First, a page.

“Skyscraper”: A big adventure needs a big guy!
Updated: Oct 14, 2018
4K ULTRA HD REVIEW / FRAME SHOTS
4K Ultra HD, Blu-ray, DVD, Digital copy; 2018; PG-13 for sequences of gun violence and action, and for brief, strong profanity; streaming via Amazon Video, FandangoNOW (4K), Google Play (4K), iTunes (4K), Vudu (4K), YouTube
Best extra: Commentary by Producer/Writer/Director Rawson Marshall Thurber
IN THE MOOD for total action-adventure? Writer/Director Rawson Marshall Thurber pulls out all the action tropes for “Skyscraper.”
He confesses he scooped a little from the “Die Hard” films and “The Towering Inferno” (1974). He was inspired by “Indiana Jones” as a boy, and any adventure with Harrison Ford since. But it was the unique opening sequence from Sylvester Stallone’s “Cliffhanger” (1993) that drove him to make “Skyscraper,” starring Dwayne “The Rock” Johnson and Neve Campbell.
Johnson is one of the hardest working actors today; we can always count on him to deliver. Here he plays U.S. Marine veteran and FBI Hostage Team leader Will Sawyer. Recovering from a mission gone wrong, his left leg has been amputated below the knee. In recovery, he met, then married veteran medic Sarah Sawyer (Campbell). They have two children Georgia (McKenna Roberts) and Henry (Noah Cottrell).
It’s not easy for an audience to believe The Rock could be physically challenged. “I think everybody who’s familiar with Dwayne’s work knows he can pick up a dump truck and throw it through a brick wall,” Thurber says in “Dwayne Johnson: Embodying a Hero,” one of five bonus features on both the Ultra 4K and Blu-ray discs from Universal Pictures Home Entertainment. Jeff Glasbrenner, the first American amputee to climb Mount Everest, three-time Paralympian, and motivational speaker, was Johnson’s guide and consultant on the film.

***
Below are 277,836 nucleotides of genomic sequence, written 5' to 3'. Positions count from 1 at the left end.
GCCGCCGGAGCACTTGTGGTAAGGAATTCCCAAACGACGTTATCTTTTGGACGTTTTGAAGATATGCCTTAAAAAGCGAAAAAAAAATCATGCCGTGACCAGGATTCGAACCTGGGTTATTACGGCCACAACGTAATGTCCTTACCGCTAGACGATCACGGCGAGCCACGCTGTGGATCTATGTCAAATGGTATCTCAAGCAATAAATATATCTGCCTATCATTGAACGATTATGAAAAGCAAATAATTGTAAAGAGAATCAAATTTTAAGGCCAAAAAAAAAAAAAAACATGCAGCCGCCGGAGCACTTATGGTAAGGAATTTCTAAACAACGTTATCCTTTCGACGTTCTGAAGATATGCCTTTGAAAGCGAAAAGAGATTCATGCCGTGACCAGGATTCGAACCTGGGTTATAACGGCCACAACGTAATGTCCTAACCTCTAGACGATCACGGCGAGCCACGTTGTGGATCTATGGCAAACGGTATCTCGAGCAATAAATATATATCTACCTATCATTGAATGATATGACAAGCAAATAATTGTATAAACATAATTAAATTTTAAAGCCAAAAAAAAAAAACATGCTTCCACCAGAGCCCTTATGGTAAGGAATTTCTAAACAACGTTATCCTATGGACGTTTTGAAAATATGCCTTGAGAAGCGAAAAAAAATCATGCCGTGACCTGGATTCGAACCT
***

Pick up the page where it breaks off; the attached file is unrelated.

Now retired, Sawyer has left guns and weapons behind to operate a security assessment business. He’s hired to evaluate safety measures for the world’s tallest building, a brand new skyscraper called The Pearl in Hong Kong. The trouble begins after he assures architect/owner Zhao Long Ji (Chin Han) the building is secure. A team of bad guys led by Køres Botha (Roland Moller of “Atomic Blonde” and “Commuter”) set the 96th floor on fire, then disarm the fire extinguishing system. Sawyer’s wife and children become trapped there. Even though he’s detained by police directed by Inspector Wu (Byron Mann) assisted by Sergeant Han (Elfina Luk), he escapes to go rescue his family climbing up via construction scaffolding and leaping from a crane into the blazing building.
Vulnerable amputee. Right. Still and all, mountaineer and athlete Glasbrenner himself might have been able to do it if he had all that upper-body muscle. I can’t image Bruce Willis or Ford managing it.
Once inside, all Sawyer has to do is save his family, rescue his boss, and prove his innocence.
Wow – this 2160p transfer looks great, easily surpassing the 1080p, with excellent HDR toning, natural skin tones among its international cast, sharp detail and texture, and bold contrast. Filmed in Hong Kong and British Columbia, the story is set at night, with all those flames looking fierce against the sky. Even the The Pearl’s nighttime interior shots have a twilight appearance. It’s a good mood-setter.